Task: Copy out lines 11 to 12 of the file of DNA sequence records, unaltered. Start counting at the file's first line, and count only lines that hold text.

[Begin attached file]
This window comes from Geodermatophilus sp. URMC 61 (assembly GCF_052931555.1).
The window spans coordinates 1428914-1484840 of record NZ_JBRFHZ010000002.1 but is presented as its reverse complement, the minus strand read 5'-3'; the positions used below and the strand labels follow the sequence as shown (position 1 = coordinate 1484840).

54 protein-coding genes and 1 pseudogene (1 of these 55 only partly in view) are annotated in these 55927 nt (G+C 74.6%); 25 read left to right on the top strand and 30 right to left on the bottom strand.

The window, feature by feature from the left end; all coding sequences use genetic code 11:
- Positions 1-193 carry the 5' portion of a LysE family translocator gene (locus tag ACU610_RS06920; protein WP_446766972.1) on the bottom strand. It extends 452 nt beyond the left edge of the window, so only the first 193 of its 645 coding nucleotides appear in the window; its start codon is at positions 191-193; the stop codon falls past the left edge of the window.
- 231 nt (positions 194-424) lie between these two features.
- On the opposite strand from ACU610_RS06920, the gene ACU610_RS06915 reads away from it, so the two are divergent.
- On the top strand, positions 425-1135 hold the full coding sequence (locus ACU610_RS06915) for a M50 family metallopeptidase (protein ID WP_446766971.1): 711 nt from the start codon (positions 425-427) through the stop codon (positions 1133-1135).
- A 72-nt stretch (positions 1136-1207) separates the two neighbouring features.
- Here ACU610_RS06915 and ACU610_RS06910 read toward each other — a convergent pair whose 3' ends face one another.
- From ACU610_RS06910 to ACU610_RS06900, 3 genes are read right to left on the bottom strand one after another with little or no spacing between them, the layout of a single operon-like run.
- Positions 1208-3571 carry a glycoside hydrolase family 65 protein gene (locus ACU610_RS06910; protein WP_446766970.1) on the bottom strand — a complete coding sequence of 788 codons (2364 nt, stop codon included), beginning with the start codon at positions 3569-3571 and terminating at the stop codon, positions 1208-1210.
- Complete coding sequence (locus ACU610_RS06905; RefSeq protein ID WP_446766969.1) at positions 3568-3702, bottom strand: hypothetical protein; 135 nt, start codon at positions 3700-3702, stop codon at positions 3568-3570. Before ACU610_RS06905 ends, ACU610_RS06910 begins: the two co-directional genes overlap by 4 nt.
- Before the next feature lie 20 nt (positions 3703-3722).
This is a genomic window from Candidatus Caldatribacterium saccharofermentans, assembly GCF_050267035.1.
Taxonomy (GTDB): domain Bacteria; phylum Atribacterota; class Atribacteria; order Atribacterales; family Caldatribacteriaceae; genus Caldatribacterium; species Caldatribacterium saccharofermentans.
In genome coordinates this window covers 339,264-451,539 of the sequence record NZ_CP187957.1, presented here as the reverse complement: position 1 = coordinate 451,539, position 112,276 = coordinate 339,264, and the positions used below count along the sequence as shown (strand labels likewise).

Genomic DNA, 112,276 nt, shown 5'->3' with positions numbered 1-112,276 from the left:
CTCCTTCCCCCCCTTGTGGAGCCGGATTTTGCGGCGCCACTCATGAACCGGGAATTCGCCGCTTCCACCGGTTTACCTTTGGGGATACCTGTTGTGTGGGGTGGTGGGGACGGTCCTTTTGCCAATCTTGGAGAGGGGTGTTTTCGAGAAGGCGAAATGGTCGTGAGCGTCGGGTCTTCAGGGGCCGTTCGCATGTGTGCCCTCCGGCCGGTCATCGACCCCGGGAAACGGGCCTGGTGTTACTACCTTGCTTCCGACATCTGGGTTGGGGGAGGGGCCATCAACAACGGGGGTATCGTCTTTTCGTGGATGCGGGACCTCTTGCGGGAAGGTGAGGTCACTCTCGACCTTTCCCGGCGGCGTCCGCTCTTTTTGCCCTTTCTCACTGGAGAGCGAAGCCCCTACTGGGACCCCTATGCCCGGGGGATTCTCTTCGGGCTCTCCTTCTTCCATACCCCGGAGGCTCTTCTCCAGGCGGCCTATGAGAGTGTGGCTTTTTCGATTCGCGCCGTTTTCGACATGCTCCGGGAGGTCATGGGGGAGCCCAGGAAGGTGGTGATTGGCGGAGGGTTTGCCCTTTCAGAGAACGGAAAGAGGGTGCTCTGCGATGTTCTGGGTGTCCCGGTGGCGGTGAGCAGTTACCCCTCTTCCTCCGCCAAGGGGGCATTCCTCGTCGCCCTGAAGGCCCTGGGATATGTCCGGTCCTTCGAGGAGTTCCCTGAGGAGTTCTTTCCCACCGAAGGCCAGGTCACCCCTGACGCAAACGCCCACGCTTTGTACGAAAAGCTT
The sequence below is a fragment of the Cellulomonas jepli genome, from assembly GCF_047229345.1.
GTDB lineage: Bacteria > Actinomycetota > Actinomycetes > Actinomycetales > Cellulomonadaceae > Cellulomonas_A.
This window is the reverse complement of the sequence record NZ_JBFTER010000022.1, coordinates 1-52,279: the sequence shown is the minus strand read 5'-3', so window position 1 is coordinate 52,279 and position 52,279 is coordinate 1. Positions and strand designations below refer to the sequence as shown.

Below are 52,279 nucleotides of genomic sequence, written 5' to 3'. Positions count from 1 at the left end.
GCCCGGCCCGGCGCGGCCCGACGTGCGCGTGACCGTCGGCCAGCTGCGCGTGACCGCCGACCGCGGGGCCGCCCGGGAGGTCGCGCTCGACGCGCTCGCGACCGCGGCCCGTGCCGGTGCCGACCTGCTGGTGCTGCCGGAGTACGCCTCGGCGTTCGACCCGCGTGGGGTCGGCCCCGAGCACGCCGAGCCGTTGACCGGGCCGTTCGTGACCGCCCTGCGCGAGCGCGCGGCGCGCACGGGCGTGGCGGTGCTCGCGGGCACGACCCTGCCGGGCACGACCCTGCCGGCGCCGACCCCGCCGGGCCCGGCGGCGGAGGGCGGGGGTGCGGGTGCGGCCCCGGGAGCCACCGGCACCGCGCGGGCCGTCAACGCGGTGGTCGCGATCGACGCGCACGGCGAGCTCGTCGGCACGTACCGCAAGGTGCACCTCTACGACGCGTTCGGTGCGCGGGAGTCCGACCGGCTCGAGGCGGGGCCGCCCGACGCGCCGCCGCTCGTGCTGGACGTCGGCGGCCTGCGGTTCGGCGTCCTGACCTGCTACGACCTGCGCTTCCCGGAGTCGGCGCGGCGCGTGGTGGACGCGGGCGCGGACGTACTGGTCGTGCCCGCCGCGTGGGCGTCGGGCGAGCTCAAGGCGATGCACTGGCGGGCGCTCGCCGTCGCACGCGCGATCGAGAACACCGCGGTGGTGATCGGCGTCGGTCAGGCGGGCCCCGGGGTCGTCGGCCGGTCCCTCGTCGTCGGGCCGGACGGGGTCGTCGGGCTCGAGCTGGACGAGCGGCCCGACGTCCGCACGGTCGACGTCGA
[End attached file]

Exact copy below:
- From ACU610_RS06910 to ACU610_RS06900, 3 genes are read right to left on the bottom strand one after another with little or no spacing between them, the layout of a single operon-like run.
- Positions 1208-3571 carry a glycoside hydrolase family 65 protein gene (locus ACU610_RS06910; protein WP_446766970.1) on the bottom strand — a complete coding sequence of 788 codons (2364 nt, stop codon included), beginning with the start codon at positions 3569-3571 and terminating at the stop codon, positions 1208-1210.